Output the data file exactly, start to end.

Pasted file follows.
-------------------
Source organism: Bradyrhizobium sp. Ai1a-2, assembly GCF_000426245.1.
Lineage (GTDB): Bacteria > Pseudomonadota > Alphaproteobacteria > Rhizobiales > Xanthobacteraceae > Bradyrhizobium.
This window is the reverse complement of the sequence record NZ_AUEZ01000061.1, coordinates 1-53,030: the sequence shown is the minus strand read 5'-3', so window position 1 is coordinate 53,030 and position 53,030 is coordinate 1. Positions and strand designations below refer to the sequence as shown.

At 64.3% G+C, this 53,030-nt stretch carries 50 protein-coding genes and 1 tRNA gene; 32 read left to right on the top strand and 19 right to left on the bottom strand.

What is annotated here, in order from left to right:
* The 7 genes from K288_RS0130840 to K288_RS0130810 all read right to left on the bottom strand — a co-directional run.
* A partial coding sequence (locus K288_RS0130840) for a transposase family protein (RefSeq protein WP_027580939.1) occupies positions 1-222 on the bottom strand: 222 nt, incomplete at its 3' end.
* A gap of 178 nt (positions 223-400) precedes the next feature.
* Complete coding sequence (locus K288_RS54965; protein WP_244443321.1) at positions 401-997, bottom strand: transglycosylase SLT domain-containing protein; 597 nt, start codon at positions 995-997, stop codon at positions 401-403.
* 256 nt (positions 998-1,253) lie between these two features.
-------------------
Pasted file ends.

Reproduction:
Source organism: Bradyrhizobium sp. Ai1a-2, assembly GCF_000426245.1.
Lineage (GTDB): Bacteria > Pseudomonadota > Alphaproteobacteria > Rhizobiales > Xanthobacteraceae > Bradyrhizobium.
This window is the reverse complement of the sequence record NZ_AUEZ01000061.1, coordinates 1-53,030: the sequence shown is the minus strand read 5'-3', so window position 1 is coordinate 53,030 and position 53,030 is coordinate 1. Positions and strand designations below refer to the sequence as shown.

At 64.3% G+C, this 53,030-nt stretch carries 50 protein-coding genes and 1 tRNA gene; 32 read left to right on the top strand and 19 right to left on the bottom strand.

What is annotated here, in order from left to right:
* The 7 genes from K288_RS0130840 to K288_RS0130810 all read right to left on the bottom strand — a co-directional run.
* A partial coding sequence (locus K288_RS0130840) for a transposase family protein (RefSeq protein WP_027580939.1) occupies positions 1-222 on the bottom strand: 222 nt, incomplete at its 3' end.
* A gap of 178 nt (positions 223-400) precedes the next feature.
* Complete coding sequence (locus K288_RS54965; protein WP_244443321.1) at positions 401-997, bottom strand: transglycosylase SLT domain-containing protein; 597 nt, start codon at positions 995-997, stop codon at positions 401-403.
* 256 nt (positions 998-1,253) lie between these two features.